Older programming languages can have a place in modern IT. Not every language has to be spanking brand new. Here are a few notable examples.
Clojure, The Modern Lisp
Created specifically for the JVM, Clojure incorporates the best of Lisp with some unique innovations, including exceptional support for concurrent programming.
Elixir, The Modern Erlang
Elixir is a syntactically improved language to replace Erlang. Elixir is exceptional for concurrent programming.
Factor, The Modern Forth
Factor is a powerful evolution of the Forth language. It’s dynamically typed and garbage collected. It is highly reflective. It has an object system.
Fortran 2018, The Modern Fortran
Fortran is being bypassed by many scientific organizations in favour of C++ and Python, and even Julia. It struggles for relevancy, even though it’s still a fine language, especially for supercomputing.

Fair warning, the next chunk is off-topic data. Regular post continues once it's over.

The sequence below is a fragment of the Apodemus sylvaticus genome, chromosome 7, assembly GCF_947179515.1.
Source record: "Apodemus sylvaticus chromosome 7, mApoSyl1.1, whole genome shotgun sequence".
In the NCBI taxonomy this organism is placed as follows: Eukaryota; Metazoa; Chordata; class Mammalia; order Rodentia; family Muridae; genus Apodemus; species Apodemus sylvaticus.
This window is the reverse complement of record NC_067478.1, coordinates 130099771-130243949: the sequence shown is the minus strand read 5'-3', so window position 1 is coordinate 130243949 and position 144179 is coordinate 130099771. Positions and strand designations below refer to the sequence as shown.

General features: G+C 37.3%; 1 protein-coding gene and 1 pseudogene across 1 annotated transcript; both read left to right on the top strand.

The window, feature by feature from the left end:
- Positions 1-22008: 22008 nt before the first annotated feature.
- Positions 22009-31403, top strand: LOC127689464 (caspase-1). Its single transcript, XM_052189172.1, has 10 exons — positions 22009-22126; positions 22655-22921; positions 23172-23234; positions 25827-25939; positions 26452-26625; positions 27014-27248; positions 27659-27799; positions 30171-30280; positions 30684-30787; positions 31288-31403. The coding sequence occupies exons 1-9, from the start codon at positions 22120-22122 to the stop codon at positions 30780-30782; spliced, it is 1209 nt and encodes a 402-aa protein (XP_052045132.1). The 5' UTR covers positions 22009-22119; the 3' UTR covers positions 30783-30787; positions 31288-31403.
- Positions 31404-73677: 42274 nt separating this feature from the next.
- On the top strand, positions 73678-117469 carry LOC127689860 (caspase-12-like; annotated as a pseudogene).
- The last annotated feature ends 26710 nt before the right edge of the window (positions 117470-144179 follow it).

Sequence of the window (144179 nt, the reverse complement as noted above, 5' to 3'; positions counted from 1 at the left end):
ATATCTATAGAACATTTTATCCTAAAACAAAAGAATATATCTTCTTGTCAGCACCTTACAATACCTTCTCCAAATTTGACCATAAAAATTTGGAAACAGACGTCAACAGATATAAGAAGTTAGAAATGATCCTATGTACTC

Free Basic, The Modern Basic
Now that Visual Basic is essentially dead, Free Basic takes over as the best Basic in the world.
Free Pascal, The Modern Pascal
Free Pascal is much like Delphi/Object Pascal, except that it’s free. With the Lazarus IDE, you can be enormously productive with Free Pascal. According to Namcook Analytics, it’s almost as productive as Smalltalk!
J, The Modern APL
Like APL, J is a very terse array programming language most suited to mathematical and statistical programming. It avoids APL’s special character set and relies on ASCII characters. J became open source in 2011, thus imbuing it with new life.
Perl 6 (now known as Raku), The Modern Perl
Perl 6 is Larry Wall’s magnum opus. It tries to leapfrog Perl 5. Unfortunately, it struggles for relevancy. Perl 6 adoption is anemic.
Pharo, The Modern Smalltalk
A most active and innovative Smalltalk dialect, Pharo is the future of this magnificent language.
Racket, The Modern Scheme
Racket improves on Scheme by adding the DrRacket IDE, a new GUI, a continuation-based web server, multithreading, and much, much more.